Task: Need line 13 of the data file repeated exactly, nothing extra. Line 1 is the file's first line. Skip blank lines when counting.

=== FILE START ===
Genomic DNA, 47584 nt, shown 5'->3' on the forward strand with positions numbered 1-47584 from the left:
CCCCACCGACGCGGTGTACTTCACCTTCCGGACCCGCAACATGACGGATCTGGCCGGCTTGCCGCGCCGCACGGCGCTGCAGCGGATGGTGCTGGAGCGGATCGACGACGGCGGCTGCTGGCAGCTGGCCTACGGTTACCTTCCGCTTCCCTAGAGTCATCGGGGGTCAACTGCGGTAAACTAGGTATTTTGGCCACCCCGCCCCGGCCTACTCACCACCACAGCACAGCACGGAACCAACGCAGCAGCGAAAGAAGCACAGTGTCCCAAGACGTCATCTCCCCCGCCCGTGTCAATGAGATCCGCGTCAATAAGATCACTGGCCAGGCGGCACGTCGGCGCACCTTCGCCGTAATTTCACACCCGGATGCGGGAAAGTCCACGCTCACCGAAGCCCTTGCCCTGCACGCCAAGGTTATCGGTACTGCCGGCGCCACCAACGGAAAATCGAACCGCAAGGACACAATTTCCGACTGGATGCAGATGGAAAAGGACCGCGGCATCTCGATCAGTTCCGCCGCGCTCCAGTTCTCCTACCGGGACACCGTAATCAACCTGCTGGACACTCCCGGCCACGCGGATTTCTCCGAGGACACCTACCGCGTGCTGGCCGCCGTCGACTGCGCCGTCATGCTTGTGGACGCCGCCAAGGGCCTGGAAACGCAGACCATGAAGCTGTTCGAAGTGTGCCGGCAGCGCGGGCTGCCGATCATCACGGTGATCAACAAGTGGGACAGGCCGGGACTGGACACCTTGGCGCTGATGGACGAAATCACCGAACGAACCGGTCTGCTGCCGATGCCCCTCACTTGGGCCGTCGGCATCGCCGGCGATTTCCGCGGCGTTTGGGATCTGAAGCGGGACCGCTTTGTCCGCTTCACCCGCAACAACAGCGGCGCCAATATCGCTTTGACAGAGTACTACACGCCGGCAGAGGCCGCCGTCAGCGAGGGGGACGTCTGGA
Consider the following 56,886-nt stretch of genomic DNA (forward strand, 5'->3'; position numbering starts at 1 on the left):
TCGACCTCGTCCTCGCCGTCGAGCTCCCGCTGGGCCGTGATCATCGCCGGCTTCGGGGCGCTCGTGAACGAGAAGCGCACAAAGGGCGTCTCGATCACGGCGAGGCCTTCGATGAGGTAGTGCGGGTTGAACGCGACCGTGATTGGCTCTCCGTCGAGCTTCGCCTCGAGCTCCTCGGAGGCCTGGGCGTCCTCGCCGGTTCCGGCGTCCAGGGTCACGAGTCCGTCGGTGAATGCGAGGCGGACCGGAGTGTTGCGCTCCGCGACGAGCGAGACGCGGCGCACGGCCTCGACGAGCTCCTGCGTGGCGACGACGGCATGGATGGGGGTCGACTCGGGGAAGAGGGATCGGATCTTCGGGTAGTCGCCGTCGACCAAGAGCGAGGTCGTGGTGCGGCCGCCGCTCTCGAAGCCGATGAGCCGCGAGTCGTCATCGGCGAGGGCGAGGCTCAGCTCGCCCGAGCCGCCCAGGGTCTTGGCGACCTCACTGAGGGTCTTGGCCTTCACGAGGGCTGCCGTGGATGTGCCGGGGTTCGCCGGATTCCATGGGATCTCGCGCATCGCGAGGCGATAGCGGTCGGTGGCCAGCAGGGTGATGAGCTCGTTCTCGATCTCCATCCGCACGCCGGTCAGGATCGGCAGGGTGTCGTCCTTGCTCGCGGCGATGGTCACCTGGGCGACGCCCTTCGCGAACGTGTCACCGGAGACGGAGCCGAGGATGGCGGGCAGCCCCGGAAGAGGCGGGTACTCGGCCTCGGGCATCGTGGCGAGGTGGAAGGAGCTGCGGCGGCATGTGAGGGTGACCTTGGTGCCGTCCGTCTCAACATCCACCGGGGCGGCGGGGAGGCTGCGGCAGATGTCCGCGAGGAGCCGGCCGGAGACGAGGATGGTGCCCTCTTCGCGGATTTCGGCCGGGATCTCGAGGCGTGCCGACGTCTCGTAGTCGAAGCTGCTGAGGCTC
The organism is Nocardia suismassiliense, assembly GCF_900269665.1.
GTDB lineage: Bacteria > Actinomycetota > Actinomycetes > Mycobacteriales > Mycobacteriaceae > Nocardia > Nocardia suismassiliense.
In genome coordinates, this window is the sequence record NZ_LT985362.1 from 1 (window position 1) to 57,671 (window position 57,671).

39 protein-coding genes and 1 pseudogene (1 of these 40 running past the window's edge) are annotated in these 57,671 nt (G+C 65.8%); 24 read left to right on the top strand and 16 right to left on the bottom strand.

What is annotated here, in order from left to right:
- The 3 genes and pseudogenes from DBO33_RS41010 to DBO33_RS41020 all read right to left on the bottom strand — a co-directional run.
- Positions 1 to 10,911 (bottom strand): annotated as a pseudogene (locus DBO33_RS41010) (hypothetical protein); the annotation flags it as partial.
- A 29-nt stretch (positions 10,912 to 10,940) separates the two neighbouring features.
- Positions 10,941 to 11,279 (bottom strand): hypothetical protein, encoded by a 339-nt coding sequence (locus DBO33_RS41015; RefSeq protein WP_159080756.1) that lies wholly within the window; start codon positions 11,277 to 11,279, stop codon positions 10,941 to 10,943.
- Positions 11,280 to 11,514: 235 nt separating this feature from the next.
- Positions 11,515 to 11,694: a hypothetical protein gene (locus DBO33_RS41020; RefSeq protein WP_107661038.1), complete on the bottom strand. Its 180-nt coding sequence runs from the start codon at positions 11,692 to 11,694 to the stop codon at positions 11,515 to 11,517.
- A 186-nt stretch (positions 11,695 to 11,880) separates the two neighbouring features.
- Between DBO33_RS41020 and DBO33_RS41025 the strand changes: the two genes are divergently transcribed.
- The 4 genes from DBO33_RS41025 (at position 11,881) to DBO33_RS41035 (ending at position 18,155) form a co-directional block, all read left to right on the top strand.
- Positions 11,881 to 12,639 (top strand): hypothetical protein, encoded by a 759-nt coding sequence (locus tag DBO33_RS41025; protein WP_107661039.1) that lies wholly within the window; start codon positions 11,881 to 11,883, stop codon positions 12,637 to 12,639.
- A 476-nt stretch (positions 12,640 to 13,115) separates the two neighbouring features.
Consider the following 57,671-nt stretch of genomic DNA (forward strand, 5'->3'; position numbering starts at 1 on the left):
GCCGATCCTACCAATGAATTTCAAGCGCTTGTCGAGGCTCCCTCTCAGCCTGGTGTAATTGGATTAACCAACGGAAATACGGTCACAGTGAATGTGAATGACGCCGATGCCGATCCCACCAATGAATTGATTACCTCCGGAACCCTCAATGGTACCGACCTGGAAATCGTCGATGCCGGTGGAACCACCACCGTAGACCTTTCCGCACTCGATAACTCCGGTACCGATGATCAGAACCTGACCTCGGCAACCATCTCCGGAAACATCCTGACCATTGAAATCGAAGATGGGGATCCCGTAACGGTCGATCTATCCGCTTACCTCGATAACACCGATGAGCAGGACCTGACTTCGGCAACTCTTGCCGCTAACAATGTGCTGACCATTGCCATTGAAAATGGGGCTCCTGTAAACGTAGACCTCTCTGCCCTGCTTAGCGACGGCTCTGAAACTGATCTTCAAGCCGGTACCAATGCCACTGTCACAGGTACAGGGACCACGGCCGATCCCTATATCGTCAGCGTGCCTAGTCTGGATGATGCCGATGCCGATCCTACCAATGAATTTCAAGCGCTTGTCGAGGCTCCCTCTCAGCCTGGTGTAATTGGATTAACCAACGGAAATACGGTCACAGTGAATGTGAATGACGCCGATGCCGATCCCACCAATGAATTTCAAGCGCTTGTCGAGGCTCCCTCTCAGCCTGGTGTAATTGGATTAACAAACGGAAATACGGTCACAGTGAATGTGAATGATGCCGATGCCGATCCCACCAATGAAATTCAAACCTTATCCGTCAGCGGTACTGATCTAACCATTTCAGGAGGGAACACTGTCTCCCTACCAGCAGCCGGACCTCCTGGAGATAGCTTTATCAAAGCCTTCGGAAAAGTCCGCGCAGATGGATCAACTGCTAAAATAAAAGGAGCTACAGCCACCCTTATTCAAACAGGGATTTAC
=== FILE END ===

- Positions 10,941 to 11,279 (bottom strand): hypothetical protein, encoded by a 339-nt coding sequence (locus DBO33_RS41015; RefSeq protein WP_159080756.1) that lies wholly within the window; start codon positions 11,277 to 11,279, stop codon positions 10,941 to 10,943.